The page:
There are those movies that stick with me; those I like well enough during my first watch yet, in the glow of the morning after, I end up really liking. Take Superhost. It’s a small movie – set mostly in one location – with a simple plot and a tiny cast, and it plays that to its advantage. More so than I initially gave it credit for. And the actors – particularly Gracie Gillam – throw in a performance tour de force.
The premise: Two YouTubers host a decreasingly popular channel focused on visiting Airbnb-superhost rentals. For their next stay, they find a host who is abnormally keen on getting a good review, possibly because the duo gained some notoriety panning a property into closing down. (Owned by Vera, portrayed by the eminent Barbara Crampton.) How far is host Rebecca willing to go to get a positive review? Or not to get a bad review? And why is the toilet clogged?
Yes, the latter is a plot point.
Superhost falls squarely into the thriller-comedy sub-genre. There is a nineties je ne sais quoi to the off-kilter-host narrative. Still, Gillam injects a significant dose of modern comedy into her performance. She’s creepy in a quirky kind of way – hosts Claire and Teddy (Sara Canning and Osric Chau) are unsure what to think – and I’m fairly sure she doesn’t blink once during the film’s eighty-four-minute runtime.
Had the vloggers had any sense, they would have run. You don’t want an Airbnb with cameras installed in every room, especially when Rebecca speaks through them. Yet, Claire cannot get past her dwindling subscriber base, and she is willing to go a long way to regain the viewership.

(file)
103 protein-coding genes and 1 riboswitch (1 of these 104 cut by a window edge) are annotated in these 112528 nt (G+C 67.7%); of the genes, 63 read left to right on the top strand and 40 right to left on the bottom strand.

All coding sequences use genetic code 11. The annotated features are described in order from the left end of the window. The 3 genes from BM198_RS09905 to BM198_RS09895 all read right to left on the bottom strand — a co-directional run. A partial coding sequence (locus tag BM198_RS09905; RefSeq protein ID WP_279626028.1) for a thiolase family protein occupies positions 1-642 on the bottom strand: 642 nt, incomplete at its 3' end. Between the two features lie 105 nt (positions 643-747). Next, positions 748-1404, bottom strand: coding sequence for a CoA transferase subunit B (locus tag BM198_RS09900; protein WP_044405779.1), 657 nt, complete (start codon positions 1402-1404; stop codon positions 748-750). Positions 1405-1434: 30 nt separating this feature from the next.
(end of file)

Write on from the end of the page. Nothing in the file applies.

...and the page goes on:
And much as Rebecca is the antagonist in this scenario, I can’t help but root for her. Maybe it’s because of Gillam’s portrayal. or maybe it’s because I find Claire and Teddy’s brand of YouTubers incorrigible. Likely it’s a mix of the two.
Either way, Superhost stays entertaining through to the end. I might have found the story a bit lacking in substance at first, but in hindsight, that’s not necessarily a bad thing. Performances aside, the film benefits from its pacing, and there isn’t a dull moment within it. Superhost sets out to entertain, and it does so well. It’s rare for me to want to go back and rewatch any movie these days, but here is an exception.
Sometimes it’s OK to lean in on some macabre fun. Superhost fits that bill perfectly.
Letterboxd summary: Two travel vloggers check into a vacation rental with a host that will do anything for a good review.
Ratings from around the web
|One Star Classics||5/6|